Division of business interests in divorce, business division

Division of business interests in divorce, business division

Business is flourishing. Unfortunately, your marriage is not. You are in the middle of a divorce.

Entrepreneurs, pay attention. A divorce can be expensive and even threatening to the existence of your business, especially if you have not taken any precautions. Your life’s work is at stake. You risk dividing the business assets. In the worst case, a division of assets may entail selling the company if, for example, you cannot buy out the other spouse.

By the same token, do not slaughter a cow that you want to milk. It is in the interest of both spouses to maintain the business.

The assets usually belong to the family business and are not stored in the bank as cash. Dividing a business financially is a complicated question. Spouses often cannot agree on the value of the business because of different stakes. While one person wants to claim as much as possible, the other person wants to pay as little money as possible as compensation.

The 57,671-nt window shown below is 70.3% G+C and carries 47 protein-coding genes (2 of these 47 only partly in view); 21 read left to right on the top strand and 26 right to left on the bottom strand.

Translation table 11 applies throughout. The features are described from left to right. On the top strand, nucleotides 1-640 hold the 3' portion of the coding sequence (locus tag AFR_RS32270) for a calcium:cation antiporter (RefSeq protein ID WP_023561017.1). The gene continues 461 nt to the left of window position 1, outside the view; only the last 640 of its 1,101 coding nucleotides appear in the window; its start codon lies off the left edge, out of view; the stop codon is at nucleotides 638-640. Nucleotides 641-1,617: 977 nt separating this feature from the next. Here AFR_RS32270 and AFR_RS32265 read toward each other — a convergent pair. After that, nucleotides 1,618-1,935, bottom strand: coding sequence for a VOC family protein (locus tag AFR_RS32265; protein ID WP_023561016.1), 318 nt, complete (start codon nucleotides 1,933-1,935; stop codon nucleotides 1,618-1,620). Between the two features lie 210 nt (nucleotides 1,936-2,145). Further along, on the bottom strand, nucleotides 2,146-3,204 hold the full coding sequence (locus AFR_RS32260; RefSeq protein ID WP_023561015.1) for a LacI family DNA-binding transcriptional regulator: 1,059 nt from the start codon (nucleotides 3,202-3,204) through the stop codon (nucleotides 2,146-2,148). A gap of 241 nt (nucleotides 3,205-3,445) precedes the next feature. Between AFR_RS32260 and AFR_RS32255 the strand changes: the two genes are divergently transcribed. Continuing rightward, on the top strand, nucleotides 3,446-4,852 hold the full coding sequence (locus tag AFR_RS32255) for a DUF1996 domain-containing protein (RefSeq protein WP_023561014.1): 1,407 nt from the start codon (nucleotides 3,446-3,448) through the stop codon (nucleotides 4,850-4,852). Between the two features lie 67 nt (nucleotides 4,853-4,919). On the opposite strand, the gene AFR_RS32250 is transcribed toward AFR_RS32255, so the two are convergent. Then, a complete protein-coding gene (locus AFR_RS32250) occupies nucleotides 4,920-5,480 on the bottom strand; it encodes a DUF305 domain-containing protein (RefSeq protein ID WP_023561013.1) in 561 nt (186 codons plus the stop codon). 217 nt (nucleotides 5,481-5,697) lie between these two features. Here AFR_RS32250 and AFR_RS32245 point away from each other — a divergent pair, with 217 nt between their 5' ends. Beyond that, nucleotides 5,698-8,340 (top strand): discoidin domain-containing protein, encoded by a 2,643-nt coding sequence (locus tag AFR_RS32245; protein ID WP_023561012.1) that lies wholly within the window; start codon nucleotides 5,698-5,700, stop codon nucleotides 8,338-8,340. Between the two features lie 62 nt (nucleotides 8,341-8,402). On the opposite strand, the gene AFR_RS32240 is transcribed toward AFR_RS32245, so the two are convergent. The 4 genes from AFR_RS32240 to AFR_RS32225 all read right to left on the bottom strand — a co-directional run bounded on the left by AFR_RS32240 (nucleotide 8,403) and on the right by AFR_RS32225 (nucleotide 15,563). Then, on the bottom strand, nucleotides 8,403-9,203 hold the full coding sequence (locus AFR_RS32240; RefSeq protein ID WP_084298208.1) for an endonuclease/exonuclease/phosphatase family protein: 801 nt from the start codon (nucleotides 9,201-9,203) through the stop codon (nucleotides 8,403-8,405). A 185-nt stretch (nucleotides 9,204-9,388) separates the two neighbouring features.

Matrimonial contract and other agreements

The decisive factor is whether a company is to be divided, and if so, at what value. Various contracts can influence this. You should clarify in advance as to whether there is a prenuptial agreement and other agreements regarding the company (such as a shareholders’ agreement, right of first offer, right of first refusal, voting agreements).

Matrimonial property regime

Participation in accrued gains

In the absence of a marriage contract, married couples are subject to the matrimonial property regime. In a matrimonial property settlement, each spouse retains his or her individual or separate property, and the accrued gains are divided in half or each spouse is entitled to half of the other spouse’s accrued gains, thus also entitled to half of the value of the company.

Investments lead to compensation claims. The same applies to the reinvestment of retained earnings.

Assigning the business